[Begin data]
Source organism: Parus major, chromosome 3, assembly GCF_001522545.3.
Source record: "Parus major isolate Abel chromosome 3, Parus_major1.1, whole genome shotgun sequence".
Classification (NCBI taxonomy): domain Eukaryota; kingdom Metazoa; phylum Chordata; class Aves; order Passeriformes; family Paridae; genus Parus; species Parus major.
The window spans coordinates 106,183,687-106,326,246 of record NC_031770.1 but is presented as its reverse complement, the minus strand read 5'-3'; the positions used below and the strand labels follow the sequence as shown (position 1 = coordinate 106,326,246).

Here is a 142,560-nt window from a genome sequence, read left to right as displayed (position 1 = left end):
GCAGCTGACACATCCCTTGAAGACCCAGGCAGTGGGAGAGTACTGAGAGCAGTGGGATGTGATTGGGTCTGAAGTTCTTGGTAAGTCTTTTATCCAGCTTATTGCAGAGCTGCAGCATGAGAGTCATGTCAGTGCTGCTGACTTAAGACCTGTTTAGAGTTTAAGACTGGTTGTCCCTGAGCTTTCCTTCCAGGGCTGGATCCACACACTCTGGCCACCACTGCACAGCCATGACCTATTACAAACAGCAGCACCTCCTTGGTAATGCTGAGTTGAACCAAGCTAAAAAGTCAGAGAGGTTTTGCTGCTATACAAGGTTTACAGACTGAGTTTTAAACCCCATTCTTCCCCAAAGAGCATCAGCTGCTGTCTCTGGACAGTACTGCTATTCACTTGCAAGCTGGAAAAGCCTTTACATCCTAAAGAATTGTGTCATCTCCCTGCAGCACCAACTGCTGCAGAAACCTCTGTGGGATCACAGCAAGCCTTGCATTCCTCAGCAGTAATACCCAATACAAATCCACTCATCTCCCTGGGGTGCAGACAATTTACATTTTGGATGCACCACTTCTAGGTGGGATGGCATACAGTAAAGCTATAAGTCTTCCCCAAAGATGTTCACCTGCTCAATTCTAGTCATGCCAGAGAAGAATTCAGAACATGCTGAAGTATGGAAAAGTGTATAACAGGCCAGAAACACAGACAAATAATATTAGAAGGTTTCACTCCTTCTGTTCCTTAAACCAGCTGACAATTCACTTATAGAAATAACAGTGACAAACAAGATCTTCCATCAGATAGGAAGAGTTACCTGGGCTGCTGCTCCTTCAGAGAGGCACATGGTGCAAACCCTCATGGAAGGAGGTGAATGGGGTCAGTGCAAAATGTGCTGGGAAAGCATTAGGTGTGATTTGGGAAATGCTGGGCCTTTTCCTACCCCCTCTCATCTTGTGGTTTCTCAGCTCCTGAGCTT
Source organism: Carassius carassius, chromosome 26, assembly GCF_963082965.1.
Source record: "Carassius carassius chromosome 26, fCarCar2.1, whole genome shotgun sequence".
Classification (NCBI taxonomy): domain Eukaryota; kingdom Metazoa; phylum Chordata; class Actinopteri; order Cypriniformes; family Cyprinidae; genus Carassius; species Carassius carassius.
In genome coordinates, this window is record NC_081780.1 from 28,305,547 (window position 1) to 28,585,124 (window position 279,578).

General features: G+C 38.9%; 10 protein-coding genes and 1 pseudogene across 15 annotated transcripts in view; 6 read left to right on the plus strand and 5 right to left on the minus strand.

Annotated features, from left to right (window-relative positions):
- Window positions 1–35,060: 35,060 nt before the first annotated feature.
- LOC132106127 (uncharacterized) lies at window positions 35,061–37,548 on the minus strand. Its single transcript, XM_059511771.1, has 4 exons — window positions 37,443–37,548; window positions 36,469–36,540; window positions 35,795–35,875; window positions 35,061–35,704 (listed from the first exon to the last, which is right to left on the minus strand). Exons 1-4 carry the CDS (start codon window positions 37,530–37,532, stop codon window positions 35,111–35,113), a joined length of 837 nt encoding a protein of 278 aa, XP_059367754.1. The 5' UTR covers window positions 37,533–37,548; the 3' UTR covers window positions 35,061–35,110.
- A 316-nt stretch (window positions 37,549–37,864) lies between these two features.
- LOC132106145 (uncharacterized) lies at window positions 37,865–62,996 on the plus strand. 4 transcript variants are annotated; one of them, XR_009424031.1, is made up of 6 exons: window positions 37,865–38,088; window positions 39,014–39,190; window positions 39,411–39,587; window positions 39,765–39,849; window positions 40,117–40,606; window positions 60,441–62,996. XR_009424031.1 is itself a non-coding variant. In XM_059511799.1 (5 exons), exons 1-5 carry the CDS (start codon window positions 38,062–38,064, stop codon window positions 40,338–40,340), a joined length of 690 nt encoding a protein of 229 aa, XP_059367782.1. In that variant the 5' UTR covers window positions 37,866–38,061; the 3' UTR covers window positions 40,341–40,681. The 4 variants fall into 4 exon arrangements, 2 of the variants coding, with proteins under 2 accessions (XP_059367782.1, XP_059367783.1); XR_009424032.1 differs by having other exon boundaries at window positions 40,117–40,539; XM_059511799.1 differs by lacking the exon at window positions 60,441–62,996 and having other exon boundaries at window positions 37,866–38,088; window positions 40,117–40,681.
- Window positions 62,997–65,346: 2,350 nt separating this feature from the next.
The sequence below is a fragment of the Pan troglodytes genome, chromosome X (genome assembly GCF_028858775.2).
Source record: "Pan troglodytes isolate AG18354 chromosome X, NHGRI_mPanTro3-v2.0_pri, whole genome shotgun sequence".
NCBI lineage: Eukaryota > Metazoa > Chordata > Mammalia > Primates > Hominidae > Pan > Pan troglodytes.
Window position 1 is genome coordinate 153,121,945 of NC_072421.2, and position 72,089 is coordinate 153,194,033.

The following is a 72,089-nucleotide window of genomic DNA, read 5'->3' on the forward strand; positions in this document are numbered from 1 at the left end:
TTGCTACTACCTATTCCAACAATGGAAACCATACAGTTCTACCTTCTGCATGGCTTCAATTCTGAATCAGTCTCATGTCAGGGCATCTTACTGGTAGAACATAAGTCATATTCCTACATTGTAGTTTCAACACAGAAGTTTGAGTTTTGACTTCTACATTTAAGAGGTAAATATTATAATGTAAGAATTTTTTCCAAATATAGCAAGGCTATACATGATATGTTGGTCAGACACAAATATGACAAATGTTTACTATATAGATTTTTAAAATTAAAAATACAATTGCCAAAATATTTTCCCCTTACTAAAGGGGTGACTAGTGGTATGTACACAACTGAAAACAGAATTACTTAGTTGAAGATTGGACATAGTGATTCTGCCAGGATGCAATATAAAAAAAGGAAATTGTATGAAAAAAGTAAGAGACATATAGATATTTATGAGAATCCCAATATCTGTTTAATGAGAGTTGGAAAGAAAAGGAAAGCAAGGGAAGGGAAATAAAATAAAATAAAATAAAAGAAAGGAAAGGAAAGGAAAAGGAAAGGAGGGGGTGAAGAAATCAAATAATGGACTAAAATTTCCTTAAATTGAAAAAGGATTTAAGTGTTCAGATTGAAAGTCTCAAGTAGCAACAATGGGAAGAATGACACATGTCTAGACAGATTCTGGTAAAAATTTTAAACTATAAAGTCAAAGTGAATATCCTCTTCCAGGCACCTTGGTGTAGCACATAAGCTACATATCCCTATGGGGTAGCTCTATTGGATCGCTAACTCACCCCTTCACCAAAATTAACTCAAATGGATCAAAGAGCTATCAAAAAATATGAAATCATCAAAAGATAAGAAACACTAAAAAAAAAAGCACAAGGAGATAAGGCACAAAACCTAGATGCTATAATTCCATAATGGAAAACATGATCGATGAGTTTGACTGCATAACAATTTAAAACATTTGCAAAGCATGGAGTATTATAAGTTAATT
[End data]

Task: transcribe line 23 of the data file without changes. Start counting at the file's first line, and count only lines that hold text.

TTGCTACTACCTATTCCAACAATGGAAACCATACAGTTCTACCTTCTGCATGGCTTCAATTCTGAATCAGTCTCATGTCAGGGCATCTTACTGGTAGAACATAAGTCATATTCCTACATTGTAGTTTCAACACAGAAGTTTGAGTTTTGACTTCTACATTTAAGAGGTAAATATTATAATGTAAGAATTTTTTCCAAATATAGCAAGGCTATACATGATATGTTGGTCAGACACAAATATGACAAATGTTTACTATATAGATTTTTAAAATTAAAAATACAATTGCCAAAATATTTTCCCCTTACTAAAGGGGTGACTAGTGGTATGTACACAACTGAAAACAGAATTACTTAGTTGAAGATTGGACATAGTGATTCTGCCAGGATGCAATATAAAAAAAGGAAATTGTATGAAAAAAGTAAGAGACATATAGATATTTATGAGAATCCCAATATCTGTTTAATGAGAGTTGGAAAGAAAAGGAAAGCAAGGGAAGGGAAATAAAATAAAATAAAATAAAAGAAAGGAAAGGAAAGGAAAAGGAAAGGAGGGGGTGAAGAAATCAAATAATGGACTAAAATTTCCTTAAATTGAAAAAGGATTTAAGTGTTCAGATTGAAAGTCTCAAGTAGCAACAATGGGAAGAATGACACATGTCTAGACAGATTCTGGTAAAAATTTTAAACTATAAAGTCAAAGTGAATATCCTCTTCCAGGCACCTTGGTGTAGCACATAAGCTACATATCCCTATGGGGTAGCTCTATTGGATCGCTAACTCACCCCTTCACCAAAATTAACTCAAATGGATCAAAGAGCTATCAAAAAATATGAAATCATCAAAAGATAAGAAACACTAAAAAAAAAAGCACAAGGAGATAAGGCACAAAACCTAGATGCTATAATTCCATAATGGAAAACATGATCGATGAGTTTGACTGCATAACAATTTAAAACATTTGCAAAGCATGGAGTATTATAAGTTAATT